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Major provisions of Iraq's proposed constitution

BAGHDAD, Iraq—Iraqis got their first look at the proposed constitution this week, as food-ration centers began distributing U.N.-published copies of the document throughout the country.

Some picked up the 52-page booklets with their monthly food stipends; others made special trips to the ration center to get their copies. In some cases, sheiks distributed copies to their followers.

The United Nations printed 5 million copies of the document for residents to review before the Oct. 15 referendum.

The proposed constitution guarantees many of the same rights as the U.S. Constitution—freedom of the press, religion and speech, and due process.

It bans torture and forcing residents to join a political party, which was common under former Iraqi dictator Saddam Hussein's regime.

It also deals with modern-day issues. One article, for example, guarantees compensation to families who lose loved ones in terrorist acts.

In all, there are 139 articles.

"What I like ... is that it ensures rights of all Iraqi people," said Mohammad Saber, 30, a store owner in Baghdad. "I think it's going to organize our lives and guarantee our sons a better future. There will be no dictatorship anymore; rather we are going to live in democracy."

On the controversial subject of Iraq's national identity, the draft first mentions Iraq's role in the Islamic world, before referring to Iraq's membership in the Arab League. There's no specific mention of Iraq being an Arab nation, in deference to the non-Arab Kurds.

The document is vague on some key questions, such as how the nation should balance the roles of the central and regional governments; how the president and prime minister should work together; and how the government should create democratic laws that respect Islam.

Lawmakers said such decisions would be up to the next government, to be elected Dec. 15.

These are the constitution's major provisions:

_The executive branch: There's a prime minister and president. The legislative body chooses the president for a four-year term. He's the "symbol of the nation's unity," endorses international agreements and treaties, receives ambassadors and convenes the legislative body.

The president also names the prime minister, and the prime minister names his Cabinet, subject to legislative approval. Once approved, the prime minister is in charge of "the general policy of the nation." He also leads the military forces.

_The legislative branch: The constitution calls for a unicameral body with one seat representing 100,000 citizens, or a total of 275 seats, elected by a "general, direct, secret ballot." It must meet for eight months a year. It writes laws, oversees the executive authority and approves the appointments of judges, ambassadors and top military officers. Members enjoy immunity from prosecution unless charged with felony offenses and a majority of legislators agree to strip those members of immunity.

_The judiciary branch: The judiciary system is an independent entity separate from the Ministry of Justice, which is under the prime minister's office. There will be the Iraq equivalent of a U.S. Supreme Court, federal courts and prosecutors' offices. The proposed Supreme Federal Court will be in charge of interpreting the constitution.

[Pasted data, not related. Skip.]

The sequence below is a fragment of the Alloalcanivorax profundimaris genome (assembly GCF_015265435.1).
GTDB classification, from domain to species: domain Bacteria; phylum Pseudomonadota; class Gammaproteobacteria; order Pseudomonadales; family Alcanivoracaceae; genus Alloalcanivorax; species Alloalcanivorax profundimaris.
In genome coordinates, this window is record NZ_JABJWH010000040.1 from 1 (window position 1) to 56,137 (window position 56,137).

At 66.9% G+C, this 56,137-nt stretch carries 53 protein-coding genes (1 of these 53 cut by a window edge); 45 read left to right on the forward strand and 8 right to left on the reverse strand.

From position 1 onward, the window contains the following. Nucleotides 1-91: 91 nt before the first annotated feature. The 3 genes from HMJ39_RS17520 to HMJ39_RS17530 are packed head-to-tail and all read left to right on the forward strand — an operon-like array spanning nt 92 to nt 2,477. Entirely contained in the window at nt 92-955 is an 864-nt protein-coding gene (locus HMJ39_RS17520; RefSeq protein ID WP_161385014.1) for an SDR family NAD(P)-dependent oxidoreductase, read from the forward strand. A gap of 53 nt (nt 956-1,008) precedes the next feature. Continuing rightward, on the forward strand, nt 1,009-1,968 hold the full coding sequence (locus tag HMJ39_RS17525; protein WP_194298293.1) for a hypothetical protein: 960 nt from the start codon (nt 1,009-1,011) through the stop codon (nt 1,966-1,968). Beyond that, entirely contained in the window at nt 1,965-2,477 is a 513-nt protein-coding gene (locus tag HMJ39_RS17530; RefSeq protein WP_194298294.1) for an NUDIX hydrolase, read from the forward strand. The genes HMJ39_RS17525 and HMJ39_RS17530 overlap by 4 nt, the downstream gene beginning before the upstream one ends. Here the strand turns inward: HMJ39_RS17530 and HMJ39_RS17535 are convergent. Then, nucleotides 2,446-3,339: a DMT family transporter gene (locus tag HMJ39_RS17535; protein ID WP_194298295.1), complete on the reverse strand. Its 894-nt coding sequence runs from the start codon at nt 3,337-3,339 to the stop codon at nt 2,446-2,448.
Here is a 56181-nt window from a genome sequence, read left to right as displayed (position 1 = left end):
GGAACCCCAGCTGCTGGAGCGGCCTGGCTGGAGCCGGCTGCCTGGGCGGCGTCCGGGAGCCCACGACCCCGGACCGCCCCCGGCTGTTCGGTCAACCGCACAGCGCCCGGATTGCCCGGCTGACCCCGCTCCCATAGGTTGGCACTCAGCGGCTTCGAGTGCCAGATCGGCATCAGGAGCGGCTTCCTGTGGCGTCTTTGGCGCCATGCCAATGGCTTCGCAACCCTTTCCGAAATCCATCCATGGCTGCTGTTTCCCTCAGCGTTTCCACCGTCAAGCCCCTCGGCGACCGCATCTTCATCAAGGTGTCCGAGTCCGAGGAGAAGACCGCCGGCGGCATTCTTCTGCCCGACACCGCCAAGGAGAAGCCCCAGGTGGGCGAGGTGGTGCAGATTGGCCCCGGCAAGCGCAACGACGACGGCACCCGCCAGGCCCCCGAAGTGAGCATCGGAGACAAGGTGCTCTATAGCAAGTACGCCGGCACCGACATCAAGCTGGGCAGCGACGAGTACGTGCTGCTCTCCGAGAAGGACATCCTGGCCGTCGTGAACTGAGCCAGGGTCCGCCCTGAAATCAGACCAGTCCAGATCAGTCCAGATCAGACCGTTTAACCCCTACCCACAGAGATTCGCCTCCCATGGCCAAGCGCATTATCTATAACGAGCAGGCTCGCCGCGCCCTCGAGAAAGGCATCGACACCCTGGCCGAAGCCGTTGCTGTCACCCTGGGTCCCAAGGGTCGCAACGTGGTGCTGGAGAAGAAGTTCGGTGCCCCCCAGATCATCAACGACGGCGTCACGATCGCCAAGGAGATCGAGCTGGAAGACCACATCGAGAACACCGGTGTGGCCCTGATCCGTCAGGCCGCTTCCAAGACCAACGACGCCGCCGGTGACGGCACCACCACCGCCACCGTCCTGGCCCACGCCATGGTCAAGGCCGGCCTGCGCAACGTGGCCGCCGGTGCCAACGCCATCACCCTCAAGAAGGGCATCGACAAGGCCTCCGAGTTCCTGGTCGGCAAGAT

_Islam: Islam is the official religion of the state. No law can contradict the "undisputed laws of Islam," but all laws must be democratic. The regular court system will rule on un-Islamic law, making enforcement ultimately responsible to voters and not religious leaders.

"The two parameters are not contradicting each other but instead represent a unique case where Islam and democracy are merged," said Abbas al-Bayati, a National Assembly member who represents the Islamic Union for the Turkmen of Iraq.

_Federalism: The constitution endorses the Kurdish region remaining an autonomous region. It also allows other provinces to group together and become autonomous regions. To do so, one-third of provincial leaders must endorse the new region or one-tenth of voters in a province must agree to the proposed region. The new region can craft its own constitution as long as it doesn't contradict the nation's governing document. And it will be in charge of local security.

The region must share revenue from its natural resources with the central government, the constitution says.

But the details are vague and the new legislative body must create a law in its first six months that spells out the regions' relationship with the executive branch of government.

_The Baath Party: The constitution calls for the government to continue weeding out prominent Baathist elements from Saddam's former regime, while allowing low-level Baath Party members to continue playing political roles.

_Women's rights: The constitution doesn't deal with women's issues explicitly except to say that laws will be applied equally, regardless of sex, sect, religion, nationality or economic status. And it says that "equality opportunity is a right guaranteed to all Iraqis, and the state shall take necessary steps to achieve this."


(Mukhtar is a special correspondent.)


(c) 2005, Knight Ridder/Tribune Information Services.